I hear people say that New Englanders tend to be unfriendly and closed-minded, set in their ways, or unwelcoming. Not sure where they live or may be from, but I find the opposite to be true. Maybe its because as a lifelong New Englander I am willing to say hello, smile a bit, or offer help when I see it may be needed. Granted I am not one to seek the spotlight and cringe a bit when it happens in my life as an artist. I am also ok with people and strangers needing their space, needing time to adjust to a situation that is unfamiliar, or unexpected. And this may be what is taken as unfriendly behavior.
As a visitor to Provincetown MA over the last few years I’m consistently finding a friendly helpful vibe when I am there doing a return artist residency. It is a laid back place that is awash with strangers and visitors from June through September and beyond. I am able to wander around and watch a whole lot of life happening from tourists being tourists, to locals being locals.
But mostly its a friendly New England experience when you walk slightly beyond the wild and lively heart of Commercial Street. Take a side road toward the water to experience a view not often taken in by fast moving on-the-surface visitors. You’ll find a bit of peace and quiet among the seagulls and the locals who go there to recharge.
Lesson learned: Take the side roads.
As artists we are always on the look out for things that capture our attention. We may not know what we are going to do with that little tidbit at the moment but we file it away for future use. And yes, we forget about them sometimes. But as an individual artist we tend to notice similar things, over and over. And therein lies the key.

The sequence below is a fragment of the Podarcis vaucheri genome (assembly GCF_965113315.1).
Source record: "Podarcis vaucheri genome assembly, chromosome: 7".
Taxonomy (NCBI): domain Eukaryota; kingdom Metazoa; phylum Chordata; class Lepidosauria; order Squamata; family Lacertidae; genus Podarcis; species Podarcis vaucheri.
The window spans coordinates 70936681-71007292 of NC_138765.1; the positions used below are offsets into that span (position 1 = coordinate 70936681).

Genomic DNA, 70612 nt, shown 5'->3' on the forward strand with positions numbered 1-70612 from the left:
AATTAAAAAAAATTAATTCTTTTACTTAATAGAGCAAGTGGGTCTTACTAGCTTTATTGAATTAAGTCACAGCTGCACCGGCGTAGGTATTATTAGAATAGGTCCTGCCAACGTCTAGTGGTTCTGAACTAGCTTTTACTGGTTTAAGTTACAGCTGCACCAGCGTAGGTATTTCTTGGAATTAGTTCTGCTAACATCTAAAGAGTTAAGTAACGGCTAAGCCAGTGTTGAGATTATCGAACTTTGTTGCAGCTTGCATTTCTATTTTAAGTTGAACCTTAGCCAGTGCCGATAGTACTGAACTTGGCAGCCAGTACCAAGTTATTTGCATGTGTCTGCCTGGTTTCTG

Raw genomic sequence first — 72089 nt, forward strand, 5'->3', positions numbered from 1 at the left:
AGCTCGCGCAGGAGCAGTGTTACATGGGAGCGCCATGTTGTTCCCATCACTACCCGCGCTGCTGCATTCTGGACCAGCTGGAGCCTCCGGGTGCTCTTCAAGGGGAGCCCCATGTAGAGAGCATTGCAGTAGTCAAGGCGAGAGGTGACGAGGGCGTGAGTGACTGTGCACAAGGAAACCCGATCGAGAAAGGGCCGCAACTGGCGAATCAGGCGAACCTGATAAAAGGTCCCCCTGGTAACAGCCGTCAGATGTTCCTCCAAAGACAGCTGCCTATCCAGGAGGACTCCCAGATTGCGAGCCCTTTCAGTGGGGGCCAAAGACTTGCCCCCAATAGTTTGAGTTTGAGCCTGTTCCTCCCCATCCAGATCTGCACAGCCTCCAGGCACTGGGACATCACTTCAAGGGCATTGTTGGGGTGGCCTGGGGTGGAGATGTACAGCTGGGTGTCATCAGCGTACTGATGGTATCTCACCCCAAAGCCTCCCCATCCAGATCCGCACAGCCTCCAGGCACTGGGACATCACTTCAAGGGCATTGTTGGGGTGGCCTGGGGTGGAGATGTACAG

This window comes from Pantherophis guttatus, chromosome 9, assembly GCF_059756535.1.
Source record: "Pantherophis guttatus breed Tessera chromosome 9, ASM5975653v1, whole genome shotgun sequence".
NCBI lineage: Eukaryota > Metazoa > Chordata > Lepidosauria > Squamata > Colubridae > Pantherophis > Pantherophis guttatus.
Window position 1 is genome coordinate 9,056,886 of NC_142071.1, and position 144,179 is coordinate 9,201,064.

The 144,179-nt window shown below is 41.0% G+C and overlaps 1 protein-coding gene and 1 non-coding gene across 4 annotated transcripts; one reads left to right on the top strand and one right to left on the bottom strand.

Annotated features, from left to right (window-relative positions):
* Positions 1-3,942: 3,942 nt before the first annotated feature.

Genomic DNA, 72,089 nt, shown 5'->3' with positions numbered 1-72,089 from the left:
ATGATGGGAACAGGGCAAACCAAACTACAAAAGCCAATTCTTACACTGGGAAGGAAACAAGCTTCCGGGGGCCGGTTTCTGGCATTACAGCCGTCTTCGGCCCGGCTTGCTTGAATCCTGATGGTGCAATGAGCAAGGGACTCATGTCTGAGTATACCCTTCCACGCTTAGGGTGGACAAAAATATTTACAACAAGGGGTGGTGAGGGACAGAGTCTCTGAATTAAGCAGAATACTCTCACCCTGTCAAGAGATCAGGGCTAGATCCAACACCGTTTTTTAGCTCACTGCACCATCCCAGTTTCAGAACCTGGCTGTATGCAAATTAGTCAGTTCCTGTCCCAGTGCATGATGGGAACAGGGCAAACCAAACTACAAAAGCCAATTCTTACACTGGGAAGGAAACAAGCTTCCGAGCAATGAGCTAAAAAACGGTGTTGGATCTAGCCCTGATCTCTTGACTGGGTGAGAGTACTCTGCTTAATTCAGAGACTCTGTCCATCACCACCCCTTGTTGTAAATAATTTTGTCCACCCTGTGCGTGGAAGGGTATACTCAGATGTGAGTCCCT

Very coarsely-painted beginning
Not sure who said it but “notice what you notice” is such a great statement. Especially if you are an artist looking for direction. Randomness is not an asset when it comes to defining who you are as an artist. Maybe at a later more experienced point it will be, but not at the outset. Looking intensely at a series of photos you’ve taken, making notes of what interests you in the landscape or people-scapes around you. Look for the pattern created when you go out for a walk–are you looking at minute details of flowers, or rolling hillsides, or how the light shines through the woods. The sooner you find your personal pattern, the more directed you can be in your artistic development.
Using the rough sketch to develop painting design further
For me, the coastal waterfront and all its details have been at the very top of my list. Early on impressive sunrises and sunsets were at the very top. I loved them, but did not necessarily want to paint about them. So many people were already doing that. I wanted to paint about things differently and add something that gave the viewer more information about the things I find important.